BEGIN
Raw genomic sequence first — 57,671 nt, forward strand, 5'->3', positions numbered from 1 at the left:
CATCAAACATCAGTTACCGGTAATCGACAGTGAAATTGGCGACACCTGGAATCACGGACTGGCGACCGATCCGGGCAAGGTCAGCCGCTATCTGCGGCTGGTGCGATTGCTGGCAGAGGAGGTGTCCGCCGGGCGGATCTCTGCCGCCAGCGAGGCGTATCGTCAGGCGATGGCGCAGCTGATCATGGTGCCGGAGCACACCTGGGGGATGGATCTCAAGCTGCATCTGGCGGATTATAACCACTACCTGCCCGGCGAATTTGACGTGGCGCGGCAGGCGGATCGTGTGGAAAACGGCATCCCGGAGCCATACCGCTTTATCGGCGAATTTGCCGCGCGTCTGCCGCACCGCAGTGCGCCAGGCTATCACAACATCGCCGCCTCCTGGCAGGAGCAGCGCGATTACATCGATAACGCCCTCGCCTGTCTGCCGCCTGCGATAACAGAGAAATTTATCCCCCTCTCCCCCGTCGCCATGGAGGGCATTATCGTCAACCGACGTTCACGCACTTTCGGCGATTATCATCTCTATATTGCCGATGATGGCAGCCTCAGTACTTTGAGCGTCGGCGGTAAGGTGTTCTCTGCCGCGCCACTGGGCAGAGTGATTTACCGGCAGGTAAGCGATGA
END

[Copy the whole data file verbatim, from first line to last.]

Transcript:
Raw genomic sequence first — 57,671 nt, forward strand, 5'->3', positions numbered from 1 at the left:
CATCAAACATCAGTTACCGGTAATCGACAGTGAAATTGGCGACACCTGGAATCACGGACTGGCGACCGATCCGGGCAAGGTCAGCCGCTATCTGCGGCTGGTGCGATTGCTGGCAGAGGAGGTGTCCGCCGGGCGGATCTCTGCCGCCAGCGAGGCGTATCGTCAGGCGATGGCGCAGCTGATCATGGTGCCGGAGCACACCTGGGGGATGGATCTCAAGCTGCATCTGGCGGATTATAACCACTACCTGCCCGGCGAATTTGACGTGGCGCGGCAGGCGGATCGTGTGGAAAACGGCATCCCGGAGCCATACCGCTTTATCGGCGAATTTGCCGCGCGTCTGCCGCACCGCAGTGCGCCAGGCTATCACAACATCGCCGCCTCCTGGCAGGAGCAGCGCGATTACATCGATAACGCCCTCGCCTGTCTGCCGCCTGCGATAACAGAGAAATTTATCCCCCTCTCCCCCGTCGCCATGGAGGGCATTATCGTCAACCGACGTTCACGCACTTTCGGCGATTATCATCTCTATATTGCCGATGATGGCAGCCTCAGTACTTTGAGCGTCGGCGGTAAGGTGTTCTCTGCCGCGCCACTGGGCAGAGTGATTTACCGGCAGGTAAGCGATGA